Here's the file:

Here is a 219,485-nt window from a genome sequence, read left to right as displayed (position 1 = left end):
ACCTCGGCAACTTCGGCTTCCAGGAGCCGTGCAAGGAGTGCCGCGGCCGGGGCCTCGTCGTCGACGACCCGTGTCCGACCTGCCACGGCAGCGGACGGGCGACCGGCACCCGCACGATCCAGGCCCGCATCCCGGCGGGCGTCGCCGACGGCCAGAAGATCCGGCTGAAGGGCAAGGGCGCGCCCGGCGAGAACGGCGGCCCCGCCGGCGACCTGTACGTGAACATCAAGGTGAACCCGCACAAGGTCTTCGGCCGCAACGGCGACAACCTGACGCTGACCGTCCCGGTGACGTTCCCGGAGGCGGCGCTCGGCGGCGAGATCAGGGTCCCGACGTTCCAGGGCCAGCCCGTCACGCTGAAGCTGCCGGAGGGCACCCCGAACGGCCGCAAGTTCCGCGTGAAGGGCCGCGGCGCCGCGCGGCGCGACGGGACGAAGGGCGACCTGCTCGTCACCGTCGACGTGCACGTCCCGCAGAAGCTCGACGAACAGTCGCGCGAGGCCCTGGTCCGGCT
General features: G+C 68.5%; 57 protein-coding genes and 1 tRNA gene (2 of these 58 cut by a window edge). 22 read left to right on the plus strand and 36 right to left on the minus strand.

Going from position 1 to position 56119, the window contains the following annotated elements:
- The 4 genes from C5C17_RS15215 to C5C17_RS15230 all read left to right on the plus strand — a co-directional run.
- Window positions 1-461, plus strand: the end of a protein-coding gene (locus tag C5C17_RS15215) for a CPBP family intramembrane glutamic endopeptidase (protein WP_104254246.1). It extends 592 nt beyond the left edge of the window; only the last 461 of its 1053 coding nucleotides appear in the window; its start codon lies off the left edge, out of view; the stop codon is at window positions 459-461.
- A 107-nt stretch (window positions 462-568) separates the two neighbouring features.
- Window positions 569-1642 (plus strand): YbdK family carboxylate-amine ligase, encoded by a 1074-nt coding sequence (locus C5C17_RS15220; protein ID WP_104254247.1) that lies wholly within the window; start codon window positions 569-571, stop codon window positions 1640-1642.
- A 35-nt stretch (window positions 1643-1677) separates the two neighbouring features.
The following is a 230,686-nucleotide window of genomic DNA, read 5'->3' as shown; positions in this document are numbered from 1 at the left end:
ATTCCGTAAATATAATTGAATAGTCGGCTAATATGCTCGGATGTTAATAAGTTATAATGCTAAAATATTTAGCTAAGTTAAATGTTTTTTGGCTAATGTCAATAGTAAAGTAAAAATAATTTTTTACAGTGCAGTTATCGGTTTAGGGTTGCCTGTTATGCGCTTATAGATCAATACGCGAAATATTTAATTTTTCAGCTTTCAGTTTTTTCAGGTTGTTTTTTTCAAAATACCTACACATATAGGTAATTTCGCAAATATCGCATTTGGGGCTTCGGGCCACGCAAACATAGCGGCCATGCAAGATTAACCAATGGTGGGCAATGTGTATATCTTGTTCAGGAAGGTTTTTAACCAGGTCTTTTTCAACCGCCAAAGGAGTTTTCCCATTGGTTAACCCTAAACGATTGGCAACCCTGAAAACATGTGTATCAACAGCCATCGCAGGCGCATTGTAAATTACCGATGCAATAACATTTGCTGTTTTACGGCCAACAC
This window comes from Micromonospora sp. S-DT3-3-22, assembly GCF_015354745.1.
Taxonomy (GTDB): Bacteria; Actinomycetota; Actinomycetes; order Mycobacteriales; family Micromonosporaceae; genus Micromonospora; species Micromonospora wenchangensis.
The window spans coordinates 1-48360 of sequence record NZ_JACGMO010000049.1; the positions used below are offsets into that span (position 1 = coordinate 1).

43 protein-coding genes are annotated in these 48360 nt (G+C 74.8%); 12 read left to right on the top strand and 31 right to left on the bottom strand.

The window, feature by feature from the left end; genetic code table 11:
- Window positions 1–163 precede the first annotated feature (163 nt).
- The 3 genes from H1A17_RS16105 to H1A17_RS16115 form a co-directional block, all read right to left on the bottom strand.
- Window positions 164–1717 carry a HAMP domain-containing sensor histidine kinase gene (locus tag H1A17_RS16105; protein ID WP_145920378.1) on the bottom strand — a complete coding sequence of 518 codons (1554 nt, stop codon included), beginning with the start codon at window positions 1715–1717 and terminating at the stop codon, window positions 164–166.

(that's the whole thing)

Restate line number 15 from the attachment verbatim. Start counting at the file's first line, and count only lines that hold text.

43 protein-coding genes are annotated in these 48360 nt (G+C 74.8%); 12 read left to right on the top strand and 31 right to left on the bottom strand.